There is no point in pushing any machine beyond its operating envelope and expecting it to perform well. The only possible end results of such abuse are damage to the machine, poor surface finish, de struction of the component, and frustration on the part of the operator.


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Most Helpful Customer Reviews

6 of 6 people found the following review helpful By Walter E. Anderson on 7 April 2003
Format: Paperback
The book is divided into two sections. The first consists of a how-to manual on the set-up of the taig lathe along with detailed descriptions of all the accessories available from taig. This section contains a number of b&w photos. If for no other reason this section warrants the purchase of the book by anyone who owns (or is thinking of buying) a Taig lathe.
The second part of the book consists of descriptions of various accessories for the lathe designed by the author. These accessories are acommpanied by drawings and instructions nescessary to replicate these fixtures. Items like filing rest, dividing head, and lead screw are among the accesories described.
If the first part didn't convince you to purchase this book, any one of these later projects would more than justify the cost of the book.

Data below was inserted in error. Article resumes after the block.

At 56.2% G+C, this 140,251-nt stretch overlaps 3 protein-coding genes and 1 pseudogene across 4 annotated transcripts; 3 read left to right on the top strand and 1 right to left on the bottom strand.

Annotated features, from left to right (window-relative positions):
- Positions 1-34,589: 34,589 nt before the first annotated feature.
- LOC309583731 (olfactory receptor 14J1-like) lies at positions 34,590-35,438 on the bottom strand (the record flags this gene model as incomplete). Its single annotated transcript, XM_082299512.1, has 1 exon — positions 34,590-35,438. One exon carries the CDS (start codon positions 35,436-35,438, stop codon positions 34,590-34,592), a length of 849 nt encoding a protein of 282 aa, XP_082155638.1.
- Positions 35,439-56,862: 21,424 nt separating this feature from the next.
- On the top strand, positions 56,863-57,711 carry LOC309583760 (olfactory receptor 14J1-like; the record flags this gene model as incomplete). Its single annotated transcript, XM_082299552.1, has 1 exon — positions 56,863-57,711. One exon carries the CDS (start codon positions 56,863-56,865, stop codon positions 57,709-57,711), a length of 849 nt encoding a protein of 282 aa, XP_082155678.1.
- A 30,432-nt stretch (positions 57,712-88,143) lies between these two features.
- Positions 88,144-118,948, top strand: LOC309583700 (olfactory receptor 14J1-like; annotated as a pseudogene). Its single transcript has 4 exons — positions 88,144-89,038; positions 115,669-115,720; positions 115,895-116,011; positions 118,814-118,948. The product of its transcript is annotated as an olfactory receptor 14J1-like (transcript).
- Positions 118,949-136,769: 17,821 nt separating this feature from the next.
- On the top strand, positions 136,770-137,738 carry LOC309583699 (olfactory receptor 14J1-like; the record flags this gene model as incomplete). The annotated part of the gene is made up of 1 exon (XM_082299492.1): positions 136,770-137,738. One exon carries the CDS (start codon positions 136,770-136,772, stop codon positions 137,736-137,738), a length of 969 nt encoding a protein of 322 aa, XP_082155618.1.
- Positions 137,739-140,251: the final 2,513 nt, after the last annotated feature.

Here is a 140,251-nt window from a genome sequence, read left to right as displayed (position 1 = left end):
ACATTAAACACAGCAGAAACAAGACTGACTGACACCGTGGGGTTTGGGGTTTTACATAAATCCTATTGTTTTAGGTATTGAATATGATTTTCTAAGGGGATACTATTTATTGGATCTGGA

Highly recommended!
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8 of 9 people found the following review helpful By Walter E. Anderson on 7 April 2003
Format: Paperback
This book has two target audiences, the novice and the intermediate user. The first half of the book provides the explainations that someone new to the Taig needs (I wish the book was published a year ago). It provides decriptions of each of the accessories. Information on how to assemble the lathe. General information lacking from the factory.
The second half of the book is dedicated to descriptions of accessories that the author has built to augment the lathe. These directions are some of the clearest I have read. All of the projects are worthy of consideration.
If you own (or are considering purchase) a Taig lathe then this book is a must have.
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Most Helpful Customer Reviews on Amazon.com (beta)

Amazon.com: 1 review
Disappointed 2 Mar 2010
By GRNDR - Published on Amazon.com
Format: Paperback
This book will not give you any real good training information from the standpoint of techniques. The author explains the different aspects of the machine and the accessories. The author then talks about some modifications he made to the machine. He then goes into a lot of detail concerning the dividing attachment he made and the power lead screw. The author has published this information on the web already. Do not buy the book for information that is already on the web. I do not like his ideas on the dividing attachment he designed.
The bottom line is he does not have any real information on machining techniques using this lathe. Just common sense explainations of things which most ambitious hobbists would already know. JW